Living In Interesting Times

by Bill Burton on September 6, 2011

Picture of a Black Swan

A Black Swan

Life is uncertain.  I live in a slow moving small community of farmers and watermen on the edge of the Chesapeake Bay that is best known for the quality of its soft shell blue crabs, its home grown tomatoes, and its slow and predictable pace of life.

The past two weeks have seen the unlikely combination of one of the strongest earthquakes ever to hit the Eastern United States and a near miss by an uncommon North Atlantic hurricane.  I promised Dan I would have this blog written before the arrival of the plague of locusts.

This recent combination of unlikely occurrences in a short period of time serves to remind us of the unpredictability of events.  It is this sort of unforeseen and unforeseeable risk that Nassim Taleb has termed “Black Swan risk”.  When considered in the context of an investment portfolio, it is critical to recognize that the markets may be severely impacted by events previously considered too unlikely to consider.

I find it helpful to remember the historical fact that Black Swan events derive their name from a very logical sequence of observations.  Prior to 1697, all swans known to the western world were white.  It was a common expression in sixteenth century England that events known to be impossible on the basis of a large number of observations were described as black swan events.

Unpredictably, explorers of the late seventeenth century discovered black swans in Western Australia.  The seemingly inconceivable occurrence of events long known to be impossible was forever challenged.

Similar unforeseen and unforeseeable events have been occurring apace in the financial markets as various “too big to fail” entities routinely appear on the edge of a precipice, governmental entities admit woeful performance, and central governments have no idea how to support the various economies responsible for their existence.

It is within this milieu that the trader must survive.  Given the unprecedented instability, the world of the trader has become fraught with enormous risk.   Stocks routinely gap up and gap down as a result of unforeseen and unforeseeable events.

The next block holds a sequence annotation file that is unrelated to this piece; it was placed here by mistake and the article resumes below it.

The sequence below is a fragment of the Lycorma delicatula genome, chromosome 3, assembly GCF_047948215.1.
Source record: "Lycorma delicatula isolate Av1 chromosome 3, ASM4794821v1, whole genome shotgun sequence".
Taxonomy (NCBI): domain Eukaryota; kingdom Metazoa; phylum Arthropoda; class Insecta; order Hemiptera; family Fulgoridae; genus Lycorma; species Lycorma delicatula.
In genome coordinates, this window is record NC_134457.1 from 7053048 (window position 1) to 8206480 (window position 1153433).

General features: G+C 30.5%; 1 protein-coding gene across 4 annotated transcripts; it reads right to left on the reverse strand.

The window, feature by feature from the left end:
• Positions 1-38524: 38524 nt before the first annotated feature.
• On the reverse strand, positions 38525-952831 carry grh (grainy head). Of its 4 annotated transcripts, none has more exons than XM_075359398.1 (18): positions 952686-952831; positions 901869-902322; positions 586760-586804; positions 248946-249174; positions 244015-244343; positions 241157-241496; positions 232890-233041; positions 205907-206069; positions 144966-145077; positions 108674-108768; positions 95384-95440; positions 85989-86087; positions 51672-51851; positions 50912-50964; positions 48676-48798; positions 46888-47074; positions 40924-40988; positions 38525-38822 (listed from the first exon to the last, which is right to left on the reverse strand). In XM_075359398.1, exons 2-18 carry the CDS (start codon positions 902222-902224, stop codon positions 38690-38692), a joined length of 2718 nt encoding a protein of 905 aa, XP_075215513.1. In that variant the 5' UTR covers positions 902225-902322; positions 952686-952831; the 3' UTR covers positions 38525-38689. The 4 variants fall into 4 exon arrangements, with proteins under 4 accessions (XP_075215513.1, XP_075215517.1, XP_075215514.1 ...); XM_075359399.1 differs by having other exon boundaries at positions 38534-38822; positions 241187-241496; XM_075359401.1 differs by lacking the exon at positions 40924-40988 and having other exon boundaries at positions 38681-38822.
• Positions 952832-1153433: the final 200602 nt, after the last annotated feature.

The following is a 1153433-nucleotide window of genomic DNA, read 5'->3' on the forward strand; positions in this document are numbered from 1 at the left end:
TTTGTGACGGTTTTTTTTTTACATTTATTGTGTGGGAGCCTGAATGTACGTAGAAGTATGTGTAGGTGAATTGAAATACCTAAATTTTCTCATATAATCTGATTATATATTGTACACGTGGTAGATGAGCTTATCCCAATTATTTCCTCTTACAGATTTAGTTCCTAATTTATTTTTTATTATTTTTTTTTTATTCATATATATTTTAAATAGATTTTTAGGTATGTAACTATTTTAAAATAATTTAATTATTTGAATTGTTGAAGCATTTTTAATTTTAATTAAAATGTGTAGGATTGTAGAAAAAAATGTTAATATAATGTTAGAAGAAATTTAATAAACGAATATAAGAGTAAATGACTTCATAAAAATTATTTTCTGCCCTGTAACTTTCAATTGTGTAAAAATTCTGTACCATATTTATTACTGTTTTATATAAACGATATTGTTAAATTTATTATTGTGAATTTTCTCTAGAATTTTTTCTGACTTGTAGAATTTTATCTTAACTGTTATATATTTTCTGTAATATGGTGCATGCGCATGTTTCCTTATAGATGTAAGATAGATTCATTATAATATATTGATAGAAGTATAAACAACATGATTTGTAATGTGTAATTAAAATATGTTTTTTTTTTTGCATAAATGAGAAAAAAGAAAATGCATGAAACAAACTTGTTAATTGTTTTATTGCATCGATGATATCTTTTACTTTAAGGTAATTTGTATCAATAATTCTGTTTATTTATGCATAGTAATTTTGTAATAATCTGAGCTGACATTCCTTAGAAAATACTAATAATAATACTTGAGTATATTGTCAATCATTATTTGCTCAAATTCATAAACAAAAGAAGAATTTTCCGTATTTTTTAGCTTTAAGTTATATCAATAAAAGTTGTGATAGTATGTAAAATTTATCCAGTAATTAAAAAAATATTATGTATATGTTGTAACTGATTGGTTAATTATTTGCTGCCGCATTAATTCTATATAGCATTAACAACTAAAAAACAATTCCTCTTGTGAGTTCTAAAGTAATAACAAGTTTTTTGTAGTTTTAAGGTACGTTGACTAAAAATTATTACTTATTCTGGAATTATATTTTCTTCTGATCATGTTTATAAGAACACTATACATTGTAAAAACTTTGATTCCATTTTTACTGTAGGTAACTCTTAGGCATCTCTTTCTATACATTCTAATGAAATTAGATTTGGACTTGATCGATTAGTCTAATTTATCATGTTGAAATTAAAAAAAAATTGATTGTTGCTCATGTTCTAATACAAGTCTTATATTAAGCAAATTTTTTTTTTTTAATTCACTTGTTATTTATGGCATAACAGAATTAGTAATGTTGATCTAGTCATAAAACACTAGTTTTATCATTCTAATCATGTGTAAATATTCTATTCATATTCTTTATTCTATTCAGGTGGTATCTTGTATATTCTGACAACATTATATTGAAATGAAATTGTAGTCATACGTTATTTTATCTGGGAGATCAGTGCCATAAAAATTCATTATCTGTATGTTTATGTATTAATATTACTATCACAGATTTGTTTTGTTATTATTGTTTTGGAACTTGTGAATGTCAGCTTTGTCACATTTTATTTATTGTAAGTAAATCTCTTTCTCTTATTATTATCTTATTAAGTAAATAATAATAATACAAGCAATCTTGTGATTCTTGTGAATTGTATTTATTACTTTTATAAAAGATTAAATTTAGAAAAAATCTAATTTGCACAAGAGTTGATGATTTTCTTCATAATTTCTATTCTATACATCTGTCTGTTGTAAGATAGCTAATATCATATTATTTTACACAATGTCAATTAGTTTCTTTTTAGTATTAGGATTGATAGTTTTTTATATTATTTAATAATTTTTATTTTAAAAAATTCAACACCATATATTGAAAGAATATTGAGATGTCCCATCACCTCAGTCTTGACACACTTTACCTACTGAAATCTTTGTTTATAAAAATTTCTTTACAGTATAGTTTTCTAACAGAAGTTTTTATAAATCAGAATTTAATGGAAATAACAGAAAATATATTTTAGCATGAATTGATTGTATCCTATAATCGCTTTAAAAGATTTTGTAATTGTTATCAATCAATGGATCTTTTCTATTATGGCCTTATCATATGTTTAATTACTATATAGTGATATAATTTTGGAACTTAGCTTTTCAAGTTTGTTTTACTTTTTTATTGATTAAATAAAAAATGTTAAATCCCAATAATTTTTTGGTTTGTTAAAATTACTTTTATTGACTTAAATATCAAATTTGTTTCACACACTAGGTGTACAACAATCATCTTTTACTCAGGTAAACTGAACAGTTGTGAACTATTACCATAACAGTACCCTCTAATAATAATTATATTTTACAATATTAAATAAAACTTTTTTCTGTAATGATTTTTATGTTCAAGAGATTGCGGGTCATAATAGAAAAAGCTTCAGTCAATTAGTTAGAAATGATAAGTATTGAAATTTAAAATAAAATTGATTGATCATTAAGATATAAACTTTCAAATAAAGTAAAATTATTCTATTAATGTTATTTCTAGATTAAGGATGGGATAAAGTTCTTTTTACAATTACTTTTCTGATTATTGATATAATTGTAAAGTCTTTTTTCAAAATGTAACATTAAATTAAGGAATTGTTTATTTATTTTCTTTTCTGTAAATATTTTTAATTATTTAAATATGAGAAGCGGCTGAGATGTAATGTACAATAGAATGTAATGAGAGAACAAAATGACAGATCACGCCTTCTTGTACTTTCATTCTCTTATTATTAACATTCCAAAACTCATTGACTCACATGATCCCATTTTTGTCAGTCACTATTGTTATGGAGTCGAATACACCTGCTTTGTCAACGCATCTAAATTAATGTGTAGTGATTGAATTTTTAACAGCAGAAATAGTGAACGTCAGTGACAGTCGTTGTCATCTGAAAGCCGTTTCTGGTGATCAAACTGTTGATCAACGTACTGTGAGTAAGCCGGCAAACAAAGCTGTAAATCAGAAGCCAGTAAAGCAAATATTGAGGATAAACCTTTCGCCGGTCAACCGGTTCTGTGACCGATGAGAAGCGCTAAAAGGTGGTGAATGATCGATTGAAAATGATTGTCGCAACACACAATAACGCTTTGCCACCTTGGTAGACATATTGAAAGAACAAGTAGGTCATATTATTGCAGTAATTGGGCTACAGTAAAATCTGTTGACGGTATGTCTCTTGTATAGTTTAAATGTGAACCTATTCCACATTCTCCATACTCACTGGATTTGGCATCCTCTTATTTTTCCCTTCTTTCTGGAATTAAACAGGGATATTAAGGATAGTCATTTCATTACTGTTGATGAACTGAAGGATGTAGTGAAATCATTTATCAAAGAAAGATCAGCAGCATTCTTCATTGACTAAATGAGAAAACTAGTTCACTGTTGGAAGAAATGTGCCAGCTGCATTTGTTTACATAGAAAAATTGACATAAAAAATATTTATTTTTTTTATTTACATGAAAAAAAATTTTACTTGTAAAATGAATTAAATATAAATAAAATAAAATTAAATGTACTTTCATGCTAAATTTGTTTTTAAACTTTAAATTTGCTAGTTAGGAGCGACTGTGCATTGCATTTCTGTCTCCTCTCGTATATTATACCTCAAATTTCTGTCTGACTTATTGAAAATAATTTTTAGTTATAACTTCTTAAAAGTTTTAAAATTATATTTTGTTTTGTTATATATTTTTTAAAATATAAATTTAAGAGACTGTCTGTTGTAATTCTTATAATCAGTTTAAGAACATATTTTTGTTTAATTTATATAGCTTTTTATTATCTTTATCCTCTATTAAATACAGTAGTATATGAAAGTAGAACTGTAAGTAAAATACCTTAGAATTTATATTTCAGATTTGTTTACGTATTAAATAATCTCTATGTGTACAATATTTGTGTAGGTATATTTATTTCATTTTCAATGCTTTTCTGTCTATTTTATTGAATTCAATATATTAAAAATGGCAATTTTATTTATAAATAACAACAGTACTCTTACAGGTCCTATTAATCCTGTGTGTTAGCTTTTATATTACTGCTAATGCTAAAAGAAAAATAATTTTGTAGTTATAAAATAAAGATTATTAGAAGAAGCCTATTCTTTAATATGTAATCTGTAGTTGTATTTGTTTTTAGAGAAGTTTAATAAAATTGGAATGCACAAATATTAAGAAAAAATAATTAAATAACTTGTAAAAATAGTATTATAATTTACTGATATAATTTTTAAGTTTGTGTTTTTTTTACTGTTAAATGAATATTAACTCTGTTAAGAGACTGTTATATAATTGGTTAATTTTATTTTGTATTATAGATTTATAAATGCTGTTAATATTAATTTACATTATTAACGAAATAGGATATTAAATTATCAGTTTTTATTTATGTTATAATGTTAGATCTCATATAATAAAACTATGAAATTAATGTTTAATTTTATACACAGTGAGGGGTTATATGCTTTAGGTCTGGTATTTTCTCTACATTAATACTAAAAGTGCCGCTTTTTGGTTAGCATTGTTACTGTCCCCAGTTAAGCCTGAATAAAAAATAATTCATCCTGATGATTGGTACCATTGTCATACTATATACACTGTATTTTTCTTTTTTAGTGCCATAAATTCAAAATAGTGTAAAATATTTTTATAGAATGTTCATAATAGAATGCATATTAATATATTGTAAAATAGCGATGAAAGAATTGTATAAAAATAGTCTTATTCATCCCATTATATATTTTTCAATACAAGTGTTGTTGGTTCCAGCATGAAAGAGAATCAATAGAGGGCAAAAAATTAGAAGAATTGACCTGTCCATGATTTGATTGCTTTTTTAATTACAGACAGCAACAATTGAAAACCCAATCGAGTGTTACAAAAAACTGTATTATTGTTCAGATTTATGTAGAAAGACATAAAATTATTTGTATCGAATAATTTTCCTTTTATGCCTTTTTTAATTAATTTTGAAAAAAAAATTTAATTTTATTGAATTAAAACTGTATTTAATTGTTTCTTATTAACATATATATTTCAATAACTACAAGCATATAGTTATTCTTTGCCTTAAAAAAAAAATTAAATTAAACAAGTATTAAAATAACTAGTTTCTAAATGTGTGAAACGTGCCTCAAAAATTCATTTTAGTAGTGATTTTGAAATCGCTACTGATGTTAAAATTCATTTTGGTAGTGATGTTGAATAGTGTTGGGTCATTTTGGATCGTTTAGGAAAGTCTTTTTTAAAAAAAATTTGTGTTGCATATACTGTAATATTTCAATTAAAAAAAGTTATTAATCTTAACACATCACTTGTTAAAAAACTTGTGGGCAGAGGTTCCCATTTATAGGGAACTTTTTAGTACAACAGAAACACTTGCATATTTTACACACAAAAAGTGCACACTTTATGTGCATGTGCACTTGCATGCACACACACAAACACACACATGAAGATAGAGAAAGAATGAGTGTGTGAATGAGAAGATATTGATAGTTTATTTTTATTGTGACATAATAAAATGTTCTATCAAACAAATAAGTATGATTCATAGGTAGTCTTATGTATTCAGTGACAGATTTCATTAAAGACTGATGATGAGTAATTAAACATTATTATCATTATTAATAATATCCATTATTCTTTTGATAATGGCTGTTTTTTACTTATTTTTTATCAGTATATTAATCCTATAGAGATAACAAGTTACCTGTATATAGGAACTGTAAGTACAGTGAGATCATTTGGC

The stock trader who goes to sleep with stop limit orders in place frequently wakes up to find the order to close his position executed as a market order when the stock gaps below or above the stop price.  This sequence of events results in losses well in excess of those predicted by assuming a stop order will be executed at or near the stop limit price.

The world of options traders is different.  Option positions are usually constructed with an absolute maximum potential loss.  While we do not routinely allow this absolute maximum loss to be approached, account “blow ups” are never the unintended result of extreme market movements.  Additionally, the fact that a position equivalent to a stock position can be controlled with far less capital means that less money is exposed to market meltdowns.

Consider, for example, the comparative risk that a trader who wishes to take a long position in AMZN faces.  As I write, AMZN is trading at $210.  To buy 100 shares of stock requires a capital investment of $21,000.  If AMZN were to revisit its recent August low of $177, the capital loss would be $3,300.

By way of contrast, a basic option spread, a 1 lot October 210/215 call debit spread can be purchased for $265.  This spread would be worth $500 at options expiration if AMZN were trading at $215 or higher at that time.  The absolute maximum potential risk to which the trader is exposed in this example is the $265 purchase price; if AMZN were to gap down to its previous low of $177, the options trader is exposed to only this limited risk.

To be the devil’s advocate, the positions are not identical.  Profit does not continue to accrue to the options position as the stock moves above the strike price of the short option.  However, as the trader considers a potential move, remember to ask a fundamental question:  Is the potential move from $210 to $215 more or less likely than a move from $210 to a significantly higher price than $215?

Seasoned traders realize that solid risk control is essential to a long and successful life as a trader.  At moments of extreme volatility, such as we are now experiencing, the ability to define and limit risk is essential to survival.



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